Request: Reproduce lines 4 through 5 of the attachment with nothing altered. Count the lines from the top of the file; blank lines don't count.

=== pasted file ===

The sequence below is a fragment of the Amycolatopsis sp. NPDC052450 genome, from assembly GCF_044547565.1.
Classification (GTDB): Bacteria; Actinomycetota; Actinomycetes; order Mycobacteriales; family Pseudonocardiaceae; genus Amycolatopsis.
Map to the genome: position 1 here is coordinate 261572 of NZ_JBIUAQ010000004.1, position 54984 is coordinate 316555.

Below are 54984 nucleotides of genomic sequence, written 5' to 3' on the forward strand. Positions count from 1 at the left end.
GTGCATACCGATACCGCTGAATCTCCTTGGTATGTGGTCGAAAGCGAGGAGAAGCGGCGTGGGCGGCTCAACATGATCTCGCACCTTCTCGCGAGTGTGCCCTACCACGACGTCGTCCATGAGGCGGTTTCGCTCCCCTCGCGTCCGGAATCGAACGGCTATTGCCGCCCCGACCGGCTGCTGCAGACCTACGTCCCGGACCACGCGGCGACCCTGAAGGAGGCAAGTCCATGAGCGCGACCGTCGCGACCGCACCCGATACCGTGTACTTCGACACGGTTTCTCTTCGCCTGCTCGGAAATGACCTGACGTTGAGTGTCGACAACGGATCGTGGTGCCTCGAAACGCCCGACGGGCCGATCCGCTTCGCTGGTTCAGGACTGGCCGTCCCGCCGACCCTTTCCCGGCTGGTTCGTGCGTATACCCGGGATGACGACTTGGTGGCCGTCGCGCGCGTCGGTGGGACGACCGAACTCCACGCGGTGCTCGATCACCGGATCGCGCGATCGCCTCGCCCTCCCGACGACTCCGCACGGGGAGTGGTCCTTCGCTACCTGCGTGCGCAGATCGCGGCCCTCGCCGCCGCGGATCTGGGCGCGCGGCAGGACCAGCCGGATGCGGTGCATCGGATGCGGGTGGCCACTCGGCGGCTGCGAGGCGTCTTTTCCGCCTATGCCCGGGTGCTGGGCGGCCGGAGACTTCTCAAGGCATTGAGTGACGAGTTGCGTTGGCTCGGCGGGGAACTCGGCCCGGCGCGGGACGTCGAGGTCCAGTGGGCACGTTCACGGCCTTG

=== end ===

Below are 54984 nucleotides of genomic sequence, written 5' to 3' on the forward strand. Positions count from 1 at the left end.
GTGCATACCGATACCGCTGAATCTCCTTGGTATGTGGTCGAAAGCGAGGAGAAGCGGCGTGGGCGGCTCAACATGATCTCGCACCTTCTCGCGAGTGTGCCCTACCACGACGTCGTCCATGAGGCGGTTTCGCTCCCCTCGCGTCCGGAATCGAACGGCTATTGCCGCCCCGACCGGCTGCTGCAGACCTACGTCCCGGACCACGCGGCGACCCTGAAGGAGGCAAGTCCATGAGCGCGACCGTCGCGACCGCACCCGATACCGTGTACTTCGACACGGTTTCTCTTCGCCTGCTCGGAAATGACCTGACGTTGAGTGTCGACAACGGATCGTGGTGCCTCGAAACGCCCGACGGGCCGATCCGCTTCGCTGGTTCAGGACTGGCCGTCCCGCCGACCCTTTCCCGGCTGGTTCGTGCGTATACCCGGGATGACGACTTGGTGGCCGTCGCGCGCGTCGGTGGGACGACCGAACTCCACGCGGTGCTCGATCACCGGATCGCGCGATCGCCTCGCCCTCCCGACGACTCCGCACGGGGAGTGGTCCTTCGCTACCTGCGTGCGCAGATCGCGGCCCTCGCCGCCGCGGATCTGGGCGCGCGGCAGGACCAGCCGGATGCGGTGCATCGGATGCGGGTGGCCACTCGGCGGCTGCGAGGCGTCTTTTCCGCCTATGCCCGGGTGCTGGGCGGCCGGAGACTTCTCAAGGCATTGAGTGACGAGTTGCGTTGGCTCGGCGGGGAACTCGGCCCGGCGCGGGACGTCGAGGTCCAGTGGGCACGTTCACGGCCTTG